Date: Tue, 4 Dec 2001 06:00:51 -0600 From: "James \(Jay\) Reeves" <jay666 at bellsouth.net> Subject: Drilling Chest Freezers There's been talk about drilling the side walls in chest freezers. I strongly recommend that you DO NOT do that. Even though you may be able to locate fairly closely where the coils run, is it really worth risking the possibility of hitting one of the coils and losing all use of the freezer? I don't believe an internal coil can be repaired. A safer solution, albeit less attractive, is to remove the lid along with the hinges, build a wooden collar out of 2x6's, attach it to the rim of the freezer using RTV silicon and some fashioned metal plates to attach the collar to the freezers hinge-mounting holes, then attach the lid to the collar with it's hinges. That method does not alter the freezer in any permanent way. The wooden collar can then be drilled for what-ever reason. I use such a setup and use the collar to run a CO2 line inside, have 2 large holes that connect a jockey-box via an insulated PVC duct for air temp exchanging, and also have two CO2 manifolds mounted to it. And I can return the freezer to its original state if need be. -Jay Reeves Huntsville, AL Return to table of contents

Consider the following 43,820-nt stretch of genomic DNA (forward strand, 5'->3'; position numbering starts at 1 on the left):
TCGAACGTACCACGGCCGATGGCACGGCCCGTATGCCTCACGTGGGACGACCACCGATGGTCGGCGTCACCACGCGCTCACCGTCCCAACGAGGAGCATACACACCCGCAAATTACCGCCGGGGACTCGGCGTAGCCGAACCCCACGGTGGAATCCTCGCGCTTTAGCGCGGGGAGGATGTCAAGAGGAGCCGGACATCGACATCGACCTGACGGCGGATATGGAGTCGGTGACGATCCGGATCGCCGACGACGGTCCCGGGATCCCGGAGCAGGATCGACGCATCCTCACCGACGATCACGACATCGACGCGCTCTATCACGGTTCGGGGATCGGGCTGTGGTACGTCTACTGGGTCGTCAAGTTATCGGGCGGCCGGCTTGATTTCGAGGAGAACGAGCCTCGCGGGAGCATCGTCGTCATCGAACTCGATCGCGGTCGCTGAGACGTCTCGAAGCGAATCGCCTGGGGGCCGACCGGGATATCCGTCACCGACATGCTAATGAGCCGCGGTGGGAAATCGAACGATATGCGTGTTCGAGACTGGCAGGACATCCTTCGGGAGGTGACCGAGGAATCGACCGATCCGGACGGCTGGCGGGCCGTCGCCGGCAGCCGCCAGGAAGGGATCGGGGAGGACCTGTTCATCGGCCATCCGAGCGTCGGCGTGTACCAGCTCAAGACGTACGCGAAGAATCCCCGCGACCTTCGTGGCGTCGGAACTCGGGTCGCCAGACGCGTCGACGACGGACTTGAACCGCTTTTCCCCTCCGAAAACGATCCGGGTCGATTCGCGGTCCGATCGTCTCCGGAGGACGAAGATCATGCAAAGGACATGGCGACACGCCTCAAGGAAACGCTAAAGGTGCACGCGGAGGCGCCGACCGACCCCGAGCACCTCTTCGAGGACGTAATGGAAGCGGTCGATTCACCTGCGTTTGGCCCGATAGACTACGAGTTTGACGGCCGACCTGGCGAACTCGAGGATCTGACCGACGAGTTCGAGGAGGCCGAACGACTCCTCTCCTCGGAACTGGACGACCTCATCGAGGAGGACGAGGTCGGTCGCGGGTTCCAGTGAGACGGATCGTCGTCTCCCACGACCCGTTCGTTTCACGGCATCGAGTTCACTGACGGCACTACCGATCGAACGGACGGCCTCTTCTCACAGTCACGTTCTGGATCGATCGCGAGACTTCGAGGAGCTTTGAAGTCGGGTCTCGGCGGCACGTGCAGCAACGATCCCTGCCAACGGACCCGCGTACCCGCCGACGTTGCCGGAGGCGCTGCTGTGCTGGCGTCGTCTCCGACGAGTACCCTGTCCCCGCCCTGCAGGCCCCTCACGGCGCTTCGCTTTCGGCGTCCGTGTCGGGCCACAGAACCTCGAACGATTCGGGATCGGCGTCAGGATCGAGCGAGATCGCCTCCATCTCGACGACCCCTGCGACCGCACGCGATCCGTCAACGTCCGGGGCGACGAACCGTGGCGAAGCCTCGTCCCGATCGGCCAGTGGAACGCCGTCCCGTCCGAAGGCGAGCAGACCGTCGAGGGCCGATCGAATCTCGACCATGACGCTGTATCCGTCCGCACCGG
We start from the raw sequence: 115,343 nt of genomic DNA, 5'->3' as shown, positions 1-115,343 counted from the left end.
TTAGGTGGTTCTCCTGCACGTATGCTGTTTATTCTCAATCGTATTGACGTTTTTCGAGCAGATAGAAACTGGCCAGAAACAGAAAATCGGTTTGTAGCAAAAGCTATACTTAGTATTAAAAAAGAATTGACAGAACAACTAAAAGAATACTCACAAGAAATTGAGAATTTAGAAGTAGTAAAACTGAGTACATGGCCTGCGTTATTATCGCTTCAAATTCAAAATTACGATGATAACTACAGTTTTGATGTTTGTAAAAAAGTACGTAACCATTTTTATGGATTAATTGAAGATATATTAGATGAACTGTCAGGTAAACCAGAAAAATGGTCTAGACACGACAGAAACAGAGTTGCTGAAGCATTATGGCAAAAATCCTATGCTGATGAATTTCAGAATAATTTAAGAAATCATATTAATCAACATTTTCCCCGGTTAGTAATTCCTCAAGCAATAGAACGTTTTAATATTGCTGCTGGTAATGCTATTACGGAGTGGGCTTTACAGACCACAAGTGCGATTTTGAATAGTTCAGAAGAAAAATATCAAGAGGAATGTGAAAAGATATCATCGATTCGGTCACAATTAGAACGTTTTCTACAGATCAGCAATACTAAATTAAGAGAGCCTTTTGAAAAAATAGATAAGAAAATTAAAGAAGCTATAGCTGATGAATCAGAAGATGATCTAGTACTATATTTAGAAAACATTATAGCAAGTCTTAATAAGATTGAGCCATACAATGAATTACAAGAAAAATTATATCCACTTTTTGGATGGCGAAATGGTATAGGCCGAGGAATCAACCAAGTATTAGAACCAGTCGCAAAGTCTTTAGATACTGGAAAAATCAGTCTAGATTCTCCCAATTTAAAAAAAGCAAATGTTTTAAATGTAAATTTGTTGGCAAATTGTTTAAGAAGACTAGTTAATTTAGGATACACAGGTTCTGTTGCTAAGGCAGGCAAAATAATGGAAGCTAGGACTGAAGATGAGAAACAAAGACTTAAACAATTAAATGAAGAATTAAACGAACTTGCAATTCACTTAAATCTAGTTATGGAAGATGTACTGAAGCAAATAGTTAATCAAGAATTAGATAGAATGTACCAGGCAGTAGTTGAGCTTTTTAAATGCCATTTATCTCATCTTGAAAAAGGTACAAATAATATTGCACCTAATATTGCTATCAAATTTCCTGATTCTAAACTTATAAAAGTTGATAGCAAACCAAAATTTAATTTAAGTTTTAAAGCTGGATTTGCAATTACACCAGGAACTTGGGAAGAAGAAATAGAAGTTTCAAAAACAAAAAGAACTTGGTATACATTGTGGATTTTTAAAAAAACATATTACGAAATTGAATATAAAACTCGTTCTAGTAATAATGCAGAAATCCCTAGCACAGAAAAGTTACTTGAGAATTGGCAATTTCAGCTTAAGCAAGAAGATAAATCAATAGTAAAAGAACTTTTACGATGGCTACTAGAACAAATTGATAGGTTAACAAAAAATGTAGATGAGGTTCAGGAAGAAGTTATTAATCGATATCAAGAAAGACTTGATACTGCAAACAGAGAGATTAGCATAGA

Date: Tue, 4 Dec 2001 08:26:50 -0500 From: Jeff Renner <JeffRenner at mediaone.net> Subject: Re: Wort aeration Brewers There has been some discussion recently about aeration of wort, to which I'll throw in my two cents. Aeration of pitched wort really helps get your yeast off to a healthy start. I use a simple method in my bottom fired RIMS that involves unfiltered air, and have never had an infection. I don't know if I live a charmed life or what. I brew in the garage winter and summer. In the summer, I close the garage doors when I chill the wort to keep insects, dustborn microbes, etc to a minimum. That's all. My method: I boil with a false bottom that acts as a hopback, and chill with an immersion chiller and recirculate with a pump during (and after) chilling. Once the wort is down to about 68F (20C), I pitch the yeast, making sure it is well suspended in liquid - not at all lumpy. I pitch this right in the boiler with the hops on the false bottom. No, the yeast doesn't seem to get filtered out by the hops the way the hot and cold break mostly are. Then comes the important part - I "crack" the hose connection at the outlet to allow the pump to pull in a stream of air bubbles. These get beaten to a very small size by the pump impeller, providing maximum surface area and maximum dissolving of the O2. I continue this for as much as an hour (and stop the chilling when my target temperature is reached (48F (9C) for lagers and 65-68F (19-20C) for ales. A.J. DeLange posted here some years ago the result of his experiments investigating how quickly yeast at proper pitching rates took saturation of O2 down to zero - I think it was under ten minutes. So I figure I'm getting continuous oxygenation of the yeast for an hour. I have been able to get short lag times using this method and pitching a tube of Whitelabs yeast into an eight gallon batch - no starter. Obviously, if you have problems with infections this method isn't for you - use a filter. But it works for me. Jeff - -- Jeff Renner in Ann Arbor, Michigan USA, JeffRenner at mediaone.net "One never knows, do one?" Fats Waller, American Musician, 1904-1943 Return to table of contents